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November 14, 1977


The opinion of the court was delivered by: MOTLEY



 These are two actions brought by three concededly "dissident" members of Local 10, Amalgamated Ladies' Garment Cutters' Union (Local 10) charging that Local 10, its former manager, Abe Dolgen (acting in both his individual and official capacities), and the parent union, International Ladies' Garment Workers' Union, AFL-CIO (ILGWU), have all, in various respects, acted to abridge both the substantive and procedural rights afforded them by Title I of the Labor-Management Reporting and Disclosure Act of 1959 (LMRDA), 29 U.S.C. §§ 401 et seq. Jurisdiction is predicated upon Section 102 of the LMRDA, 29 U.S.C. § 412. Additionally, plaintiffs have asserted a pendent state claim against Dolgen and the City of New York in the first action.

 At the outset, the court has decided to consolidate the two cases. As will become readily apparent from the discussion of the two complaints, infra, the allegations constituting the federal claims in the two actions describe a pattern of union disciplinary activity springing from a single incident in January of 1975. To continue to treat these two actions as separate cases, even with the different named defendant parties, would be the height of formalistic folly. Accordingly, the court orders the cases consolidated, as it clearly can on its own motion. 5 Moore's Federal Practice, P 42.02, at 42-7 (2d ed. 1976). *fn1"

 In both cases, the various defendants have moved to dismiss the complaint. The City has moved to dismiss, pursuant to Rule 12(b)(1), Fed. R. Civ. P., on the ground that the court lacks jurisdiction of the claim asserted against it. The remaining defendants in the first action have sought dismissal on the ground that the complaint fails to state a claim upon which relief can be granted, Rule 12(b)(6), and, in the case of Local 10, on the ground that the action is moot. Since Dolgen and Local 10 have accompanied their motions with substantial evidentiary affidavits, the court will treat their motions as requests for summary judgment. Rule 12(b). Plaintiff has cross-moved for summary judgment of liability on two issues. In the second action, both Local 10 and the ILGWU have moved for summary judgment and plaintiff has cross-moved for a preliminary injunction and for leave to file a supplemental complaint. For the reasons set forth infra, plaintiffs' motions for summary judgment, for leave to file a supplemental complaint, and for a preliminary injunction will be granted. The various motions to dismiss will be granted in part and denied in part, as indicated.

 Although certain of the facts in this case are bitterly contested, the main outlines of the case are reasonably clear and may be set forth to place the disputed issues in perspective. A brief consideration of the complaints will serve to indicate some of the problems presented by this case.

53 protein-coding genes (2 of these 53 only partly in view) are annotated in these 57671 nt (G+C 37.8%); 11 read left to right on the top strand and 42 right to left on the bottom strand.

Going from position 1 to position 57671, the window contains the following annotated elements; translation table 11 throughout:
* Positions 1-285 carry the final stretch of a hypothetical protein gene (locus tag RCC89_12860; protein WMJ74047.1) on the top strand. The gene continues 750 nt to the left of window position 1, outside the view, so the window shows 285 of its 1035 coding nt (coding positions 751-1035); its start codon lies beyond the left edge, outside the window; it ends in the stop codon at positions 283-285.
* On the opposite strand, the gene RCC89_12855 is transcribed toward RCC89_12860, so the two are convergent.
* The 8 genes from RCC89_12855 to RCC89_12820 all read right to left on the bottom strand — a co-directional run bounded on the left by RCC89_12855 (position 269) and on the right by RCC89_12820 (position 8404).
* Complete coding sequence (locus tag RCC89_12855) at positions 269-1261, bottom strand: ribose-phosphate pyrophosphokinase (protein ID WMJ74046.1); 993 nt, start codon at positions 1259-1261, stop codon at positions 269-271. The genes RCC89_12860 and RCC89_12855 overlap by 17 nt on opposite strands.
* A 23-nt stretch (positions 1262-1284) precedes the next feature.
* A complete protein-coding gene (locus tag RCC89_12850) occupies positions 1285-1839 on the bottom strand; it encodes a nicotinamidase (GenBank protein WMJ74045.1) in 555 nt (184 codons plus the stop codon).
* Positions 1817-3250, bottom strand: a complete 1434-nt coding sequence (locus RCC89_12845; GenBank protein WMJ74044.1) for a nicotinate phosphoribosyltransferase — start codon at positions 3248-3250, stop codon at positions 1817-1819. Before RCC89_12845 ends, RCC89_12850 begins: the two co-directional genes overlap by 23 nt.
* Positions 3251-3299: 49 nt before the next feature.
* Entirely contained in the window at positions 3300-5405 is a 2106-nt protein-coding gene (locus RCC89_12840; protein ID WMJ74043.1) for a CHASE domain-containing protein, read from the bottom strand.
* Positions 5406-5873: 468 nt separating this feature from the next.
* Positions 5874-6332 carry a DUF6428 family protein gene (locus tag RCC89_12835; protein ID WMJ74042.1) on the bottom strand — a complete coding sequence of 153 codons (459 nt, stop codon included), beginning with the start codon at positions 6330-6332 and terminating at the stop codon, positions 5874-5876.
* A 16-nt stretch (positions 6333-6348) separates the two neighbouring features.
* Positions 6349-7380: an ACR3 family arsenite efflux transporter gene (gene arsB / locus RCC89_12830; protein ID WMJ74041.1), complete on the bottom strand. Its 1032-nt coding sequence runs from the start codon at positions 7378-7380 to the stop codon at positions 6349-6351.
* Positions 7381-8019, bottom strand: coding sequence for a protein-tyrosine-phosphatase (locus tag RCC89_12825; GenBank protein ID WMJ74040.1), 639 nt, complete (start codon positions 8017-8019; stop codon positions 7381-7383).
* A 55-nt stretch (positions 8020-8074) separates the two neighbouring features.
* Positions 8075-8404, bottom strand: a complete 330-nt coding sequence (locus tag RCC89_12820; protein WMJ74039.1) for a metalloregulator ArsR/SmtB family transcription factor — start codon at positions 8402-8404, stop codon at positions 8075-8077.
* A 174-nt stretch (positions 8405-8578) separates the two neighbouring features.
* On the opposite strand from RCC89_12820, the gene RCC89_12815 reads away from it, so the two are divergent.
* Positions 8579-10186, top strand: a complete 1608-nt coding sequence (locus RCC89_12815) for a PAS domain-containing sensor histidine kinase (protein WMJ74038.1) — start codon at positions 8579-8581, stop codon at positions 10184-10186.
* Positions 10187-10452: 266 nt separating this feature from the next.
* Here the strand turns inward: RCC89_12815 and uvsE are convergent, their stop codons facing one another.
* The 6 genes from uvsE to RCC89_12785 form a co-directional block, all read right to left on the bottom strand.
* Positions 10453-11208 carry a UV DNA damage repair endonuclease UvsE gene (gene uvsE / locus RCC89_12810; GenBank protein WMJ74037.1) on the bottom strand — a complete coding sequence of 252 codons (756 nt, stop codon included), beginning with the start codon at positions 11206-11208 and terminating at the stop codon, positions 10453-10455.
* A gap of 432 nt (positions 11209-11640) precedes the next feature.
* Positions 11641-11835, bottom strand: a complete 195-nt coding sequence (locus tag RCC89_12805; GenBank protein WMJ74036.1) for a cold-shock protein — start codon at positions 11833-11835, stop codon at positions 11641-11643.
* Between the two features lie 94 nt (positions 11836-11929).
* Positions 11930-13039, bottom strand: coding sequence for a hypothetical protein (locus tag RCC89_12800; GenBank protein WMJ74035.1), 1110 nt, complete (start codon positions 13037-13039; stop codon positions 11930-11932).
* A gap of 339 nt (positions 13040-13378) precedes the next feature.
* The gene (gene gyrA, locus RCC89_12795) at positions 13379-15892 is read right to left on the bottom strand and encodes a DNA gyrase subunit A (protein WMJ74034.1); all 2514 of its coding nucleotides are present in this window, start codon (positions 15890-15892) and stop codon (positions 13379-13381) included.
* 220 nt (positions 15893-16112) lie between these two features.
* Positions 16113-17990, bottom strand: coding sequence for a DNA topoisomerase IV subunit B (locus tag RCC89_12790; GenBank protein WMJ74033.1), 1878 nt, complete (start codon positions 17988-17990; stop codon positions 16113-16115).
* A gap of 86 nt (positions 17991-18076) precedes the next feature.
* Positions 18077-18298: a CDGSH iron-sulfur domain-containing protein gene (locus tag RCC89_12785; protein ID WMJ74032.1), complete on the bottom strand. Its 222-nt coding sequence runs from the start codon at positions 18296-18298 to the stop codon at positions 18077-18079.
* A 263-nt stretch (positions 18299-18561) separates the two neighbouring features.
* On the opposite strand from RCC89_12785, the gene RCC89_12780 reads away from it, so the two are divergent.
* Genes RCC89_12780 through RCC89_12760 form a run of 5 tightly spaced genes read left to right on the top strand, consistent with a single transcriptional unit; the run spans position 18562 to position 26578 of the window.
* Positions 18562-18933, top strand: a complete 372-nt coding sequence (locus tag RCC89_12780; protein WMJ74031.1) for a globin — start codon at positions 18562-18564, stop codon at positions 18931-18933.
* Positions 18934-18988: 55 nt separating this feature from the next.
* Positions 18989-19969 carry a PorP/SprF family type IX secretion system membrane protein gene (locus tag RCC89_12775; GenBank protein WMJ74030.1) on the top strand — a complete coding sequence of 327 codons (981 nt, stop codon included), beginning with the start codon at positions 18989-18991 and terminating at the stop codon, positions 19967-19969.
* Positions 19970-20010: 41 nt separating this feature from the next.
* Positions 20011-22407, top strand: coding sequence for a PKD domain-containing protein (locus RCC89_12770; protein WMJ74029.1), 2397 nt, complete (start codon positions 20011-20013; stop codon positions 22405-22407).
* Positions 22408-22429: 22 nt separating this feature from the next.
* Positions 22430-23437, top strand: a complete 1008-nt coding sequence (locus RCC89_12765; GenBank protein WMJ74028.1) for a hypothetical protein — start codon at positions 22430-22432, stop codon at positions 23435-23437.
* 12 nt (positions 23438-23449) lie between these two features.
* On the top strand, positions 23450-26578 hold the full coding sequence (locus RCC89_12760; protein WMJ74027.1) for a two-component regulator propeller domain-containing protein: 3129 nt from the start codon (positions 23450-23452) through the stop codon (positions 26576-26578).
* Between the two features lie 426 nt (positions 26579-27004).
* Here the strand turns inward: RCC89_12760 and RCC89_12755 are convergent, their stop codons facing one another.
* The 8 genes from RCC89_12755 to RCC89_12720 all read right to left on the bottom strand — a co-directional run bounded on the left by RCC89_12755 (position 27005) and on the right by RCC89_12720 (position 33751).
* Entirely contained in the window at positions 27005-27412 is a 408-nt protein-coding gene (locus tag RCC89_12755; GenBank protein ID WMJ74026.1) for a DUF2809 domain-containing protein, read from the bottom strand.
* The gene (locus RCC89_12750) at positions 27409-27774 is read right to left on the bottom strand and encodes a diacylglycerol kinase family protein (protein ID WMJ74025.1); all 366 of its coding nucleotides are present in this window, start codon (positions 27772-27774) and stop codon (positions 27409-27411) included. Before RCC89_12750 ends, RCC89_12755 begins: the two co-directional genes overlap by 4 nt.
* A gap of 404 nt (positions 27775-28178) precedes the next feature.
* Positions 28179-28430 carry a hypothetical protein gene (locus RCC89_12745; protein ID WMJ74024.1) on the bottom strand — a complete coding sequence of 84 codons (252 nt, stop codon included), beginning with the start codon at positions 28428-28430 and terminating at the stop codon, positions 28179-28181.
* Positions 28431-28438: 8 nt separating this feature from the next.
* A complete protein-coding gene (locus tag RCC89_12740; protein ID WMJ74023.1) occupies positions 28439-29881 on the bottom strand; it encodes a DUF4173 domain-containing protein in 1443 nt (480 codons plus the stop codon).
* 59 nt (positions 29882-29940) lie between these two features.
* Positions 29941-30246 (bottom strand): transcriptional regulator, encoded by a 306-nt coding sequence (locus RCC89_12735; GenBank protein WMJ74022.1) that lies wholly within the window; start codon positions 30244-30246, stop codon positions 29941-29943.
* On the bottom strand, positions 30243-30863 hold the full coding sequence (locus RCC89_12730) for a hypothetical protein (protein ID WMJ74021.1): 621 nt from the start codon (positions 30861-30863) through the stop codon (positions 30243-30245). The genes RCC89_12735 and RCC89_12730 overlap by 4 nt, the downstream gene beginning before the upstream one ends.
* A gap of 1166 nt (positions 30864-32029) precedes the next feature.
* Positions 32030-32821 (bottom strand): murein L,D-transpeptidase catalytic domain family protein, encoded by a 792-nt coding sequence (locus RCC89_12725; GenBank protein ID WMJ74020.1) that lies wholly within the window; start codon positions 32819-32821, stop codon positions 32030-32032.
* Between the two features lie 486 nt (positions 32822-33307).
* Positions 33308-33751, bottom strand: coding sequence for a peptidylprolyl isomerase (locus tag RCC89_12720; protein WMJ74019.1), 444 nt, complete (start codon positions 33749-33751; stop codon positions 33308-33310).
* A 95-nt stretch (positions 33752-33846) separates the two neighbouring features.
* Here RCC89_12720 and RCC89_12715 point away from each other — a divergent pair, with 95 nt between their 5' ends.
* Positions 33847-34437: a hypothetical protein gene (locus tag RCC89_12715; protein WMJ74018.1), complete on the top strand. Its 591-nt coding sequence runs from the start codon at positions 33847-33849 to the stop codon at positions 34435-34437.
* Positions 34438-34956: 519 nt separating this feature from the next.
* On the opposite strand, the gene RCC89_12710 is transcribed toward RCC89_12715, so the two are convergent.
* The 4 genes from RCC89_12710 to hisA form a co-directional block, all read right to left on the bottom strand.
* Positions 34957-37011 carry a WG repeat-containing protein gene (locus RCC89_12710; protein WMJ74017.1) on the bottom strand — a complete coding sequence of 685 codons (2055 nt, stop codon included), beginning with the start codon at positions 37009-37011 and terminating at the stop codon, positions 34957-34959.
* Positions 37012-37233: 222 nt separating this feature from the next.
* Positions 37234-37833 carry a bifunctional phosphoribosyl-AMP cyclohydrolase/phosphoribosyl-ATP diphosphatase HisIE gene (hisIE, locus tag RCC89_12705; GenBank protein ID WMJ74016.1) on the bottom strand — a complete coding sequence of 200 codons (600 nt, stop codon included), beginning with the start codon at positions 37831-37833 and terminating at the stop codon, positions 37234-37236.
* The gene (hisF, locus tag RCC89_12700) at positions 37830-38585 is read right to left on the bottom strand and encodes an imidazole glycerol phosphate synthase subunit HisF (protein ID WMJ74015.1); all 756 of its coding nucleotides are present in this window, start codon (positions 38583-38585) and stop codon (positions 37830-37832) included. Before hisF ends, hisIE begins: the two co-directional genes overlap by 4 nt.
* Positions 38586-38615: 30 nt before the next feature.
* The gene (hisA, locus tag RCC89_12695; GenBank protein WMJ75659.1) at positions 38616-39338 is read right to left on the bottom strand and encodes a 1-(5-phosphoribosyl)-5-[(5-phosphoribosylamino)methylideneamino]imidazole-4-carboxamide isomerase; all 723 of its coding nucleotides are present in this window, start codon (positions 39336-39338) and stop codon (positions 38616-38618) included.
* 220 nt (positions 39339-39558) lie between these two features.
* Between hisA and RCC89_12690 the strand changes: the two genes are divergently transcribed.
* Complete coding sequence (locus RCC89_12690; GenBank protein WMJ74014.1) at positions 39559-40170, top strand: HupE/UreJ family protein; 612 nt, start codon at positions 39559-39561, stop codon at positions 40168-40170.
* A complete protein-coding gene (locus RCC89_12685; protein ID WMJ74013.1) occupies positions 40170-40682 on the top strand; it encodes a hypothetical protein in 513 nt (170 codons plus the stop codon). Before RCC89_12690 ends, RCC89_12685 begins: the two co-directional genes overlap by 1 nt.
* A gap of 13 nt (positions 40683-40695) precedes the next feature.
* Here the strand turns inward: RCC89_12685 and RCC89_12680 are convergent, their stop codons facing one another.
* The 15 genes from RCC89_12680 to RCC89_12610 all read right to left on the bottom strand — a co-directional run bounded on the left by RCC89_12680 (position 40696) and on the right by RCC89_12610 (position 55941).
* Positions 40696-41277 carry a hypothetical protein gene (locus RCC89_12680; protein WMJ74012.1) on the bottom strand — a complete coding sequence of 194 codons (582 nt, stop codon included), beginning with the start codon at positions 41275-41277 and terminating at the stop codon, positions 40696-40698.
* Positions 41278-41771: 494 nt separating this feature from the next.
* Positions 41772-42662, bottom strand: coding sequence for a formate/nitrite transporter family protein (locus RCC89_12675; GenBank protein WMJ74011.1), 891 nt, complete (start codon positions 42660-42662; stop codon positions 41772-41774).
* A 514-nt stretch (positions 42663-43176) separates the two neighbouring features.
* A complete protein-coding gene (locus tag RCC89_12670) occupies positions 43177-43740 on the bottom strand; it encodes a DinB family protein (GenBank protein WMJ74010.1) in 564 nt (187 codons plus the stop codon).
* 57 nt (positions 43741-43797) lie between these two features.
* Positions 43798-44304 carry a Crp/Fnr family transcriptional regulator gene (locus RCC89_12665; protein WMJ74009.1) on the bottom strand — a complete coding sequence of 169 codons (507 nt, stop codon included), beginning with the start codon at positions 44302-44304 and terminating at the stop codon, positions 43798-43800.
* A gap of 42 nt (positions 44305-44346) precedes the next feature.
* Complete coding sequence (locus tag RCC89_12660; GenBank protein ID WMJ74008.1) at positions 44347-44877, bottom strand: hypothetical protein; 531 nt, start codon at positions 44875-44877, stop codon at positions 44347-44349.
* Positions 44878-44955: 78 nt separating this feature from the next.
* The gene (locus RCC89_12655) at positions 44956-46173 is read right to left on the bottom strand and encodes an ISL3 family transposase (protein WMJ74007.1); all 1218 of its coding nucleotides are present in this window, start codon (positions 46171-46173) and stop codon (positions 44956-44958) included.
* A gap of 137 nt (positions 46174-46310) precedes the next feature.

The first complaint alleges that, prior to the events in question, all three plaintiffs were members in good standing of Local 10, and that they had been actively opposed to the policies and practices of the incumbent officialdom of that Local, including defendant Dolgen, who was its Manager. On January 29, 1975, the plaintiffs allegedly entered Dolgen's office, at his invitation, to protest alleged discrimination in the employment referral practices of the Local and of Dolgen in particular. Subsequently, after a period of time, Dolgen left the office and returned in the company of two New York City police officers. After some discussion, the substance of which is in dispute, the police officers left with Rosario and Vega. According to plaintiffs, defendant Dolgen instructed the officers to place them under arrest; according to Dolgen and Local 10, no such instruction was ever given at the office, and the police were merely asked to remove the plaintiffs who were allegedly obstructing union business.

 According to the complaint, defendant Dolgen, "acting in his individual capacity", thereafter filed intra-union charges against plaintiffs on or about February 10, 1975. The charges, filed with the Secretary of the Executive Board of Local 10, alleged that plaintiffs violated certain portions of the union constitution *fn2" "[in] that on January 29, 1975 each in conjunction with each other, jointly took possession of the office of the Manager of Local 10, obstructed and interfered with the conduct of the usual business of Local 10, interfered with the functioning of the business agents and officers of Local 10, and refused to leave said office when ordered to do so by officers of Local 10.

 "And further, in that Raymond Cabel subsequently left the office of the manager, proceeded on to the waiting room in the premises of Local 10, and sought to provoke physical action against the elected administration of Local 10, by members of Local 10 who were in such waiting room."

 Plaintiff alleges that "[the] charges filed by Dolgen as aforesaid were and are false and were filed by him in an attempt to inhibit, impair and/or intimidate plaintiffs in the exercise of rights guaranteed them by the LMRDA."